Music: Adolphe Adam.
Story: Théophile Gautier and Vernoy de Saint-Georges.
Natalya Bessmertnova and Mikhail Lavrovsky dance the roles of Giselle and Albrecht in Adam’s ballet Giselle. With its premiere at the Paris Opera (Salle Le Peletier) in June 1841, the ballet Giselle was a triumph and staged across Europe. The music is composed by Adolphe Adam (1803-1856) and became the French composer’s most popular and enduring work. Musically, Adam introduced the leitmotif, that is, a specific theme for a character who appears on stage in the ballet. The libretto was scored by Théophile Gautier (1811-1872) and Jules-Henri Vernoy de Saint-Georges (1799-1875) with choreography by Jean Coralli (1779-1854) and Jules Perrot (1810-1892). The story is about two lovers, Giselle and Albrecht. When Giselle discovers that Albrecht is betrothed to Bathilde she dies of a broken heart at the end of Act I. This leads to the appearance in Act II of a group of otherworldly and potentially mortally dangerous “Wilis,” a type of young female vampire, intent on revenge for Giselle by arranging for Albrecht’s destruction.
Paris Opera (Salle Le Peletier) in 1844 by A. Provost. The print depects the theatre at the time of Adolphe Adam’s triumphant ballet Giselle. The opera building, opened in 1820, was destroyed by fire in 1873 and replaced in a new location by the Palais Garnier.
Opera Le Peletier salle in 1858 by Gustave Janet (1829-1898).
#5 COPPÉLIA (1870).
Choreographer: Arthur Saint-Léon.
Music: Léo Delibes.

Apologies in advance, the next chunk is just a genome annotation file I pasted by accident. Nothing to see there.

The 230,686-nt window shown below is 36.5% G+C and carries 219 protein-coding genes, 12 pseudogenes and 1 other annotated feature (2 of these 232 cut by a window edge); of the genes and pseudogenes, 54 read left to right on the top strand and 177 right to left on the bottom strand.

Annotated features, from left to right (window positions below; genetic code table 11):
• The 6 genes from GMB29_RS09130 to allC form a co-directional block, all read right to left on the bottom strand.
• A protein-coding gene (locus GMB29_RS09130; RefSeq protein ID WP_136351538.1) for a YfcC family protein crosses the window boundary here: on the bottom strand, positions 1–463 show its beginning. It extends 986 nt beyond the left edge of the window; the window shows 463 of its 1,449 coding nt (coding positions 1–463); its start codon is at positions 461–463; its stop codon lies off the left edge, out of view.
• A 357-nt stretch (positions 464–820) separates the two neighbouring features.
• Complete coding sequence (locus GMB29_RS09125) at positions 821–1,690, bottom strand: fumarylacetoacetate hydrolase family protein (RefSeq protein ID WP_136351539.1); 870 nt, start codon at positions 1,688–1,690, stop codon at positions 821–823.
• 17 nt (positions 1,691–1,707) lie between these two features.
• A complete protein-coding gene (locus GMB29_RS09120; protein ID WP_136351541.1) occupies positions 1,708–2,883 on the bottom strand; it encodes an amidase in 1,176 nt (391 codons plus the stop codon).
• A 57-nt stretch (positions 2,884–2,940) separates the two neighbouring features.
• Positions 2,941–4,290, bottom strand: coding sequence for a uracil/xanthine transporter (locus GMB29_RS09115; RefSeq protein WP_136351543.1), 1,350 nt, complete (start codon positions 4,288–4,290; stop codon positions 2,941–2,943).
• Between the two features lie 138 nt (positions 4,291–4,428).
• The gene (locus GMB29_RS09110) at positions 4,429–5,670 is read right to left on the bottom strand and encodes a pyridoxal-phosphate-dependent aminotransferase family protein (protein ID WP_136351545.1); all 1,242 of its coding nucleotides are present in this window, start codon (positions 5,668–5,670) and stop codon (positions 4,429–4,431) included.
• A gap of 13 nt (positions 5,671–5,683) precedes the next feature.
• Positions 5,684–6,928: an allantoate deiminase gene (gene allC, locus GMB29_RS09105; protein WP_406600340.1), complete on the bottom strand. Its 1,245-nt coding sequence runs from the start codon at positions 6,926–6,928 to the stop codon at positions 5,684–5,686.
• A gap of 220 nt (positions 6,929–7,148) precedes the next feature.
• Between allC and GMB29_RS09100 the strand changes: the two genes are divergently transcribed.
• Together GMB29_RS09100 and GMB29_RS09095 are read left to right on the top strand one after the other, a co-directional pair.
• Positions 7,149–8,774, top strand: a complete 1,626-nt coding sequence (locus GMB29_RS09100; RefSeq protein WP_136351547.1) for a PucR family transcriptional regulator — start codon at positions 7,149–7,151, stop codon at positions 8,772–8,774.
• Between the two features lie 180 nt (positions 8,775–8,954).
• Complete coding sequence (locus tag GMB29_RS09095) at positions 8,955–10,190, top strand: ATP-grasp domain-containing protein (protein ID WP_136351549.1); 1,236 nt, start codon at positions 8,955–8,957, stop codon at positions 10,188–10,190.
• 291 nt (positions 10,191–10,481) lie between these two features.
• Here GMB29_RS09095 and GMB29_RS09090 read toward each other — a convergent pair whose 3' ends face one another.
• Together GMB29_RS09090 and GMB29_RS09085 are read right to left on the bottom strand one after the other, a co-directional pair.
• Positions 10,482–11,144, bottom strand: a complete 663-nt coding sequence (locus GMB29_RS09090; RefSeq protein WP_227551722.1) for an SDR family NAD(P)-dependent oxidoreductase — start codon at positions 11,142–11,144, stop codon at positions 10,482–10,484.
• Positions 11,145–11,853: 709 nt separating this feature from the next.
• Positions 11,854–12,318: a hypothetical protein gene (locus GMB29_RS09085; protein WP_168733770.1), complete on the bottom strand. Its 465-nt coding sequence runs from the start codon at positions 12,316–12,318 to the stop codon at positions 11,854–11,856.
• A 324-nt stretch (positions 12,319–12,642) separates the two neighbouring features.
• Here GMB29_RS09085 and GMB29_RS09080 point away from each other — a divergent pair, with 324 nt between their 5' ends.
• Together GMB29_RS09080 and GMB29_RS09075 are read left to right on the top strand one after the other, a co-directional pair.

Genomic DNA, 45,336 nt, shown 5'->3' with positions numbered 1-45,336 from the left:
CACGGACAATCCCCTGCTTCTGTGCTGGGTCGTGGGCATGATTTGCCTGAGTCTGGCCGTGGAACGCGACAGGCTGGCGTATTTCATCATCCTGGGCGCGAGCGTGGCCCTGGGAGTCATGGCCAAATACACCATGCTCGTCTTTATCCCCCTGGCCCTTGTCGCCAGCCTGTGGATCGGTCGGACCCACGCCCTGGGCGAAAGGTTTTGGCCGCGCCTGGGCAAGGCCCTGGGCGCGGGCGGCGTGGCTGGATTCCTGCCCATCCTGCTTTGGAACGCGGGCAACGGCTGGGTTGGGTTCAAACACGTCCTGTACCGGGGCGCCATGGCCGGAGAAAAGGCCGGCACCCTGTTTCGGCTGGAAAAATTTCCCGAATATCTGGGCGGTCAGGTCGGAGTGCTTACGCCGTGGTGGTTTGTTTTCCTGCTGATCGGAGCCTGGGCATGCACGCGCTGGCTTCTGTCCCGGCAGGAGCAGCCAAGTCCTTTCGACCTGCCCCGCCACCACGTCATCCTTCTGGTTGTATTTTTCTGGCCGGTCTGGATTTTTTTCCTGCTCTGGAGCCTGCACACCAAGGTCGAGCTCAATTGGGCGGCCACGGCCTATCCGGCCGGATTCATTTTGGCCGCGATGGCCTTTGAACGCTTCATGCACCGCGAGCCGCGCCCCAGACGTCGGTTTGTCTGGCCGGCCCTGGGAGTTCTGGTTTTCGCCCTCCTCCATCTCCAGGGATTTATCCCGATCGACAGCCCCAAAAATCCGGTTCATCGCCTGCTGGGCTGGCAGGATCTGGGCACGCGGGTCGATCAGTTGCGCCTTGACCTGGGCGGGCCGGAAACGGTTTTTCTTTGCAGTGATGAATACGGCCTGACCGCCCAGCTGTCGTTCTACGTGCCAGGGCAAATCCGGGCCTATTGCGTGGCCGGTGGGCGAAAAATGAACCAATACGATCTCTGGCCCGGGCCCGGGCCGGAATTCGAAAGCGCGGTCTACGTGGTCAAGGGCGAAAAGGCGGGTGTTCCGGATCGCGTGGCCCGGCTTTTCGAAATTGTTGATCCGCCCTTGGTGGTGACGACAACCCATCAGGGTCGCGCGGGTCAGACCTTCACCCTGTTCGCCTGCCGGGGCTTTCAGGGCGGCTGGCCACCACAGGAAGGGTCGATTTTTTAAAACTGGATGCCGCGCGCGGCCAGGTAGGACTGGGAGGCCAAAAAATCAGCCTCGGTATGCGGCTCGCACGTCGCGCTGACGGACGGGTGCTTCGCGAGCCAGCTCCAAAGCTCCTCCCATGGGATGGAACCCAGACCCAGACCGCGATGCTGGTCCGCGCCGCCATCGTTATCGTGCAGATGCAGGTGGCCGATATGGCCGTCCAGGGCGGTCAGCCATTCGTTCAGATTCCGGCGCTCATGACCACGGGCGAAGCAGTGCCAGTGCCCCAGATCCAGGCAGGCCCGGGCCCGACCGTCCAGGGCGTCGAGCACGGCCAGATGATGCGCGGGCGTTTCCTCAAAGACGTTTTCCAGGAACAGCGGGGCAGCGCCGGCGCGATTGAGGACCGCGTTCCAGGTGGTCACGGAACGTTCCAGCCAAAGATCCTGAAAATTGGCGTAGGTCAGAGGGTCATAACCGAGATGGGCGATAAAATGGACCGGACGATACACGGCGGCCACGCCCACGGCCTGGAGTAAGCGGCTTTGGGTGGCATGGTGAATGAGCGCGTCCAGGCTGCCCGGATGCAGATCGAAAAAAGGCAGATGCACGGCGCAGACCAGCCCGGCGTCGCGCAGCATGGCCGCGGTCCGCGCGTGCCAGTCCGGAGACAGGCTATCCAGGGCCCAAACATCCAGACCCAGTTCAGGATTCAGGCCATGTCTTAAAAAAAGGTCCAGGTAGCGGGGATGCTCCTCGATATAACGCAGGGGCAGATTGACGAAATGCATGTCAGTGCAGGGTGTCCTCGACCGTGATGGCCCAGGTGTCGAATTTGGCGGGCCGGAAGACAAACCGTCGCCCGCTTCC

Story: Charles-Louis-Étienne Nuitter.
Coppélia is based on Der Sandmann by E.T.A. Hoffmann (1776-1822). The comic ballet was choreographed by Arthur Saint-Léon (1821-1870) to the music of Léo Delibes (1836-1891). The libretto is by Charles-Louis-Étienne Nuitter (1828-1899). The comedy about mischief-making village folk premiered in May 1870 and, though it later went on to become one of the most popular works of the Paris Opera Ballet, was immediately interrupted by the Franco-Prussian War and siege of Paris. Italian ballerina Giuseppina Bozzaccchi (1853-1870) first danced the part of Swanilda. Tragically, the 17-year-old ballerina died from malnutrition related to the war’s privations in November 1870. In this photograph from a 2014 production by the English National Ballet, Shioro Kase dances as Swanilda and Yonah Acosta dances as Franz.
#6 Paquita (1846).
Choreographer: Joseph Mazilier.
Music: Edouard Deldevez.
Story: Joseph Mazilier and Paul Foucher.
Natalia Osipova dances as Paquita at the Royal Opera House, London. The two-act ballet is set in Spain during the Napoleonic Wars. It tells the love story of a French military officer and a Spanish gypsy woman.
FAMOUS BALLERINA: Marie Taglioni (1804-1884).